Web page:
Fed, BoJ, Data and Earnings to Come This Week

We could be in for another rocky week in the markets with particular focus back on the central banks as we get the latest monetary policy decisions from the Federal Reserve and Bank of Japan, the latter of which is expected to announce new stimulus measures.

There’s also a number of key economic reports being released throughout the week which should keep traders on their toes. The bulk of this comes towards the back end of the week, including first quarter GDP reports from the U.K. and U.S. and inflation data from the eurozone and U.S. which could result in some caution in the markets over the next day or two. Especially with the central bank decisions also due on Wednesday and Thursday.

I don’t think the message from the Fed after the meeting on Wednesday will differ to much from previous rhetoric as they’re going to want to avoid rocking the boat too much, especially in a week that could include more easing from the BoJ. The central banks appear to have made a real effort in recent months to stabilise the markets following periods of panic in August and January, and the results have been very positive.

I still believe we’ll see two rate hikes from the Fed this year and the FOMC statement will confirm its intentions to do so. What the markets are looking for though is an idea of when we can expect them, with the June and December meetings looking the most likely. The Fed will want to be very clear in its statement, with a press conference not accompanying it, but in keeping with its standard procedure, will want to give itself plenty of wiggle room. I imagine the message will be that two hikes are likely, with June being live but as always, everything is data dependent.

As for the BoJ, it has so far resisted the temptation to act and weaken the yen, following a substantial appreciation this year, but I don’t expect it to put this off any more. There has been speculation over the last week that it could target the lending rate, taking it into negative territory for the first time which could get a better reception in the markets than its previous experiment with the deposit rate. It could also be accompanied by an increase in its quantitative easing program, the combination of which should halt the rally and may bring the yen back to a more bearable level. Should the BoJ succeed, it could be enough to send the yen back to the high teens against the dollar, although as we saw last time they announced new stimulus measures, these markets don’t always react in the way we would normally expect.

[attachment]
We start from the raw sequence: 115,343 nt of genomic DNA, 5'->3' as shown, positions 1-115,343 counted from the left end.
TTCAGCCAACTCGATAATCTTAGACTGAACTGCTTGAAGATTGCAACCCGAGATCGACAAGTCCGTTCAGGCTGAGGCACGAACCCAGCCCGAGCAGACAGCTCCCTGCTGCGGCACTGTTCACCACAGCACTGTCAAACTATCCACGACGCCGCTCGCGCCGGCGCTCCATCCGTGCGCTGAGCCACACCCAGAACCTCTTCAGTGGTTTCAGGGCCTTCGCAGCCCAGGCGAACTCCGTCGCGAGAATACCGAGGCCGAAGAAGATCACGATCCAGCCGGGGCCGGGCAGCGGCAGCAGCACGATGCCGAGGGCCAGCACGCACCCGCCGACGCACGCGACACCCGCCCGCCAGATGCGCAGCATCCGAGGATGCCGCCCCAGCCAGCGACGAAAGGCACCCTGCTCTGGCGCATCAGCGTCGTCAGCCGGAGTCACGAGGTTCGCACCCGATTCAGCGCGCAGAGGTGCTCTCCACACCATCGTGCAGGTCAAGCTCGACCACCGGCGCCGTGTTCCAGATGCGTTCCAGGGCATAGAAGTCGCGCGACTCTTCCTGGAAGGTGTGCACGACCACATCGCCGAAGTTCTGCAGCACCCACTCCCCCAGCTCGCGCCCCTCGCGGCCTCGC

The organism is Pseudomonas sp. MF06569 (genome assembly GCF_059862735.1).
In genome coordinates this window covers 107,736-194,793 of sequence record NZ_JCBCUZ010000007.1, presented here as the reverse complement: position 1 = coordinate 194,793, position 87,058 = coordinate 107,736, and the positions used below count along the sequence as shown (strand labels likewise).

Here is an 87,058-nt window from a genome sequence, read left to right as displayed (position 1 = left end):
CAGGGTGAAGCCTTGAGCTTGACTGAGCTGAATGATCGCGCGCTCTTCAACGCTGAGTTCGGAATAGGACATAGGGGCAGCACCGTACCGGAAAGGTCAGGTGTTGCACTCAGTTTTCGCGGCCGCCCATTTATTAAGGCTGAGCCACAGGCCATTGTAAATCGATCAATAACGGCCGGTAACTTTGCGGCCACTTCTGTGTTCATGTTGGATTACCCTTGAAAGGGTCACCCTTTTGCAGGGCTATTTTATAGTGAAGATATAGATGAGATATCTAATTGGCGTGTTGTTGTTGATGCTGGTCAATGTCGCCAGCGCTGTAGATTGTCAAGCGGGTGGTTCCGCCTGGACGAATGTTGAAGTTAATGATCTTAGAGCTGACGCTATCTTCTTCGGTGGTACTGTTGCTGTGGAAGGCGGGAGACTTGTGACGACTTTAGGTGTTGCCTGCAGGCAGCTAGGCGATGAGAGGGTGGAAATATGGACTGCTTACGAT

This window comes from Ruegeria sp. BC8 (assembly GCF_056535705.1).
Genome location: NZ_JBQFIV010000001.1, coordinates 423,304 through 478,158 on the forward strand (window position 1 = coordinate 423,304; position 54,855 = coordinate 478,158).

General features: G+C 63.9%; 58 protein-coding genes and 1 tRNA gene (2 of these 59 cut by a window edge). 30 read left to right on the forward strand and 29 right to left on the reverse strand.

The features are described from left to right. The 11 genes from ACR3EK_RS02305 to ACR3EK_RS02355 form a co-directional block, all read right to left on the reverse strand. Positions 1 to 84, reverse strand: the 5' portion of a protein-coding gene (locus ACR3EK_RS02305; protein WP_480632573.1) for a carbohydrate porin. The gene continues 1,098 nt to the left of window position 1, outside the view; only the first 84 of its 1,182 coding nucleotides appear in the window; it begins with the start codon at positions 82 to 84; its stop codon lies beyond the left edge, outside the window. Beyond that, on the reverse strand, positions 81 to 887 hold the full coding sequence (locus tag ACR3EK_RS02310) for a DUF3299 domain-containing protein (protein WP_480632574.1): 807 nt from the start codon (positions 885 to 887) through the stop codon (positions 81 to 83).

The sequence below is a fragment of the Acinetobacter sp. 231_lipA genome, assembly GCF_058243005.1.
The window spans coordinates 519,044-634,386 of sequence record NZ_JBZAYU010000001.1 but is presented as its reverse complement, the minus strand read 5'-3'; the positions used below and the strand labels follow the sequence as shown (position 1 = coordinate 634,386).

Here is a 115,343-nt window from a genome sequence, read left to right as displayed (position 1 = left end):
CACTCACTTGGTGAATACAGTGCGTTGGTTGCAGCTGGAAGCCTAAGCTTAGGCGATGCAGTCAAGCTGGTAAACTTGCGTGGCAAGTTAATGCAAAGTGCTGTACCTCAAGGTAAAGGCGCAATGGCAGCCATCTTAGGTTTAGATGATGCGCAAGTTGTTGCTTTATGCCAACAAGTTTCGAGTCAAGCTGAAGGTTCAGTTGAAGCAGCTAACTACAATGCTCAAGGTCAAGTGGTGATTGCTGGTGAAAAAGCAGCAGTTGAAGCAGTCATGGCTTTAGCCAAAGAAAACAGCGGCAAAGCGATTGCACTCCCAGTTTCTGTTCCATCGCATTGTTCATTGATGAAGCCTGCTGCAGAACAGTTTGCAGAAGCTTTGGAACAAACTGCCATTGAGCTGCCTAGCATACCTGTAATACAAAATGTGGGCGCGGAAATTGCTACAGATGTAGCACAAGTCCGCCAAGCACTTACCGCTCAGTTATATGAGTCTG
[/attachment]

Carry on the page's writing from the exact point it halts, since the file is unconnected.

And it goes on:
Corporate earnings season also continues this week and is likely to continue to be a major influence of market sentiment, particularly in the early part of the week. There are some economic reports worth monitoring today though, with the German Ifo business climate number for April being released this morning, followed by U.S. new home sales for March later this afternoon.

Economic Calendar

For a look at all of today’s economic events, check out our economic calendar.

This article is for general information purposes only. It is not investment advice or a solution to buy or sell securities. Opinions are the authors; not necessarily that of OANDA Corporation or any of its affiliates, subsidiaries, officers or directors. Leveraged trading is high risk and not suitable for all. You could lose all of your deposited funds.

Craig Erlam

Craig Erlam

Senior Market Analyst, UK & EMEA at OANDA
Based in London, Craig Erlam joined OANDA in 2015 as a market analyst. With many years of experience as a financial market analyst and trader, he focuses on both fundamental and technical analysis while producing macroeconomic commentary. His views have been published in the Financial Times, Reuters, The Telegraph and the International Business Times, and he also appears as a regular guest commentator on the BBC, Bloomberg TV, FOX Business and SKY News. Craig holds a full membership to the Society of Technical Analysts and is recognised as a Certified Financial Technician by the International Federation of Technical Analysts.
Craig Erlam
Craig Erlam

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